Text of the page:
A pro-choice Republican, who long fit the Eastside’s economically conservative but socially liberal profile, Litzow has certainly played up his moderate cred over the years: He voted for the 2012 gay marriage bill, he voted against the crackdown on transgender rights just last year, and he was once on the NARAL Pro Choice Washington political action committee board. He nonetheless ran into trouble with pro-choice groups when his true priorities caught him siding with the GOP leadership against the Reproductive Parity Act, a vital pro-choice insurance bill. It was a parliamentary maneuver to pass the Republican budget.
“We have watched Steve Litzow closely over the last few years,” says NARAL executive director Rachel Berkson, “and we started to notice a pattern: He always said he supported reproductive rights, but we never saw him lift a finger to proactively push for any of our priorities. We decided that being passively pro-choice wasn’t good enough.”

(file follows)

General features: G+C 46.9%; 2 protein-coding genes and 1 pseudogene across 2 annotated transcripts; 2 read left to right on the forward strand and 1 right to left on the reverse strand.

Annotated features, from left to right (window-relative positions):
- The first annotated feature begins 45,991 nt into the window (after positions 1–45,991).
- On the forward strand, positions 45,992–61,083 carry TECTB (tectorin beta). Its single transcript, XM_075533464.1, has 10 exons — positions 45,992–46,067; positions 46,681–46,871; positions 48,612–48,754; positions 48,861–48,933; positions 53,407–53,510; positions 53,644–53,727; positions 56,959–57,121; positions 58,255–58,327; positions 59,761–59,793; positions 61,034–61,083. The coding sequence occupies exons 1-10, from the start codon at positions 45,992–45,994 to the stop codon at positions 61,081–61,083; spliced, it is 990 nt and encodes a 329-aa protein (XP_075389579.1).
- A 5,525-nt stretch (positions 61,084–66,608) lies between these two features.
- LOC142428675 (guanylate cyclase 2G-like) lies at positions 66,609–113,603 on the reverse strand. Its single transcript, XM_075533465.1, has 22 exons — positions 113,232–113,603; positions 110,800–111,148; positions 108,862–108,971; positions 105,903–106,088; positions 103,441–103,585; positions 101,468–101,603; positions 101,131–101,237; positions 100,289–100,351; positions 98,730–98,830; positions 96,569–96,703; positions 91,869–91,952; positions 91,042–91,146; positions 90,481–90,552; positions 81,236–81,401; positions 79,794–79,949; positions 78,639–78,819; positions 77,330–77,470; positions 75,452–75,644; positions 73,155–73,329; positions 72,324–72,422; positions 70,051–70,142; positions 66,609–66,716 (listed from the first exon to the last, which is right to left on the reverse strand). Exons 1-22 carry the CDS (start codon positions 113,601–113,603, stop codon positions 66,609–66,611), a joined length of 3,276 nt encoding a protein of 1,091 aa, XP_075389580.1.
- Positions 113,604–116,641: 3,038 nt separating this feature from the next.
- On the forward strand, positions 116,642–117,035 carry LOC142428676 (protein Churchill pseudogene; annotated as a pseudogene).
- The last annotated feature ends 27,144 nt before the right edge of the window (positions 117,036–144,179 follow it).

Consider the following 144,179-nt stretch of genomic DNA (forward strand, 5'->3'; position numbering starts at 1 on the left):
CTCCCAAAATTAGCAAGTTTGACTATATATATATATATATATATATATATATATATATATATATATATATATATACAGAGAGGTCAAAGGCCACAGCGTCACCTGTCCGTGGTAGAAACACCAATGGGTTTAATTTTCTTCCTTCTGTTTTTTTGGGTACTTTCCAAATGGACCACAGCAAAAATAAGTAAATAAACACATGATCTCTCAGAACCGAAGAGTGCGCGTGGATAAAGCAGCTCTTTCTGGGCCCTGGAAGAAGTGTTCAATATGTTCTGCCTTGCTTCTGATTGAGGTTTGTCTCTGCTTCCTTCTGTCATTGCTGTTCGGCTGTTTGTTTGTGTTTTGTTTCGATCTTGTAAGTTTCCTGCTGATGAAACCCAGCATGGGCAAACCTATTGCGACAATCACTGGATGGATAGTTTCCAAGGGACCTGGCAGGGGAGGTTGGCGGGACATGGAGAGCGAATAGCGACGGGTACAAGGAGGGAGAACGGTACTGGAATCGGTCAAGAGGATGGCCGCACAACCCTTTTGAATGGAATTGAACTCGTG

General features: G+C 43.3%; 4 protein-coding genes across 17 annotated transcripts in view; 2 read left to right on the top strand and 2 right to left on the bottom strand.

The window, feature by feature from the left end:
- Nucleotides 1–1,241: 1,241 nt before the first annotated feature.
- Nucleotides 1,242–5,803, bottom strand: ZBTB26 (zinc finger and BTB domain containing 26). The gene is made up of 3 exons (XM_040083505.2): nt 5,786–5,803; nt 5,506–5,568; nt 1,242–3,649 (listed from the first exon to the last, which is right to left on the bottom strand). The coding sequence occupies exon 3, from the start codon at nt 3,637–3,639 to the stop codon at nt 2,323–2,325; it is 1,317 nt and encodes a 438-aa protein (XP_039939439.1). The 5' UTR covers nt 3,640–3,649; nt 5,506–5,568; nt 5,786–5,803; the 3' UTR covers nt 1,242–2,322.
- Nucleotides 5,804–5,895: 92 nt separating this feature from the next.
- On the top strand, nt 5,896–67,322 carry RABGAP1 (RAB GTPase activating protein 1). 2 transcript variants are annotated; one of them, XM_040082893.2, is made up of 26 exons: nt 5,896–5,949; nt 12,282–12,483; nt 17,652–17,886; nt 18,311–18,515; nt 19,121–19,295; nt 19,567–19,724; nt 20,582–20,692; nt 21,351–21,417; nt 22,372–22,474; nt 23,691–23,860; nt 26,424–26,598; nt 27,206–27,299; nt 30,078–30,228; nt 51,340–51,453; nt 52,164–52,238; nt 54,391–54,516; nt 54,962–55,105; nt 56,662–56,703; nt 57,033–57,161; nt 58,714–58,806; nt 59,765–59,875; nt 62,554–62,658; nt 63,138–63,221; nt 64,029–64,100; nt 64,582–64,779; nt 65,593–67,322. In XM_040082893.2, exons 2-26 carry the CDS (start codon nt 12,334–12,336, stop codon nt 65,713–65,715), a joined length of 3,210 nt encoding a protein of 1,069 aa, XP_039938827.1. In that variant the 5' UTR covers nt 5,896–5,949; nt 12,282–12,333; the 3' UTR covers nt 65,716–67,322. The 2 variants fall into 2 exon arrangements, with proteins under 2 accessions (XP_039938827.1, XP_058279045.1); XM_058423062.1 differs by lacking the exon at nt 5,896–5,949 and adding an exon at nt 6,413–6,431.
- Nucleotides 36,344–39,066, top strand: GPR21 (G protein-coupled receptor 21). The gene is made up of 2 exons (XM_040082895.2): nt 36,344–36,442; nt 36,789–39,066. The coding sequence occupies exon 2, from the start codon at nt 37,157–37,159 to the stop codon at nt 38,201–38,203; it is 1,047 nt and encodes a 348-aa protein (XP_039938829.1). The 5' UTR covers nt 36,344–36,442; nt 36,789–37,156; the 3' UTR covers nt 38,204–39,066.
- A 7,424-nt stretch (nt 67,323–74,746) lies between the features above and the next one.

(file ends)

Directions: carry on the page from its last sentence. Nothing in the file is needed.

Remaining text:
Meanwhile, with Donald Trump headlining the GOP ticket and alienating moderate Republicans in Western Washington, Democrats and progressive groups like NARAL were hopeful they could wrest overall control of Olympia from the GOP. Senn’s 41st district was at the top of the Democrats’ list for flipping a senate seat.
And so, flying back into Seattle that night in April, after worrying who could successfully take on the longtime Republican incumbent, Senn awoke with a start in her seat. She knew the perfect candidate to recruit.
Lisa Wellman was a powerhouse former public school teacher, turned Apple executive, turned high-tech startup CEO who then sat on the state’s Public Works Board as a governor Jay Inslee appointee. She’s also a no-nonsense seventysomething who curses a lot and volunteered for Planned Parenthood back in the late 1960s.
On Sunday, April 17, the day after her flight, Tana Senn attended the 41st district caucus meeting in Renton, where Wellman had shown up to support Hillary Clinton. Senn walked up to Wellman and said, “Lisa, I need you to run.”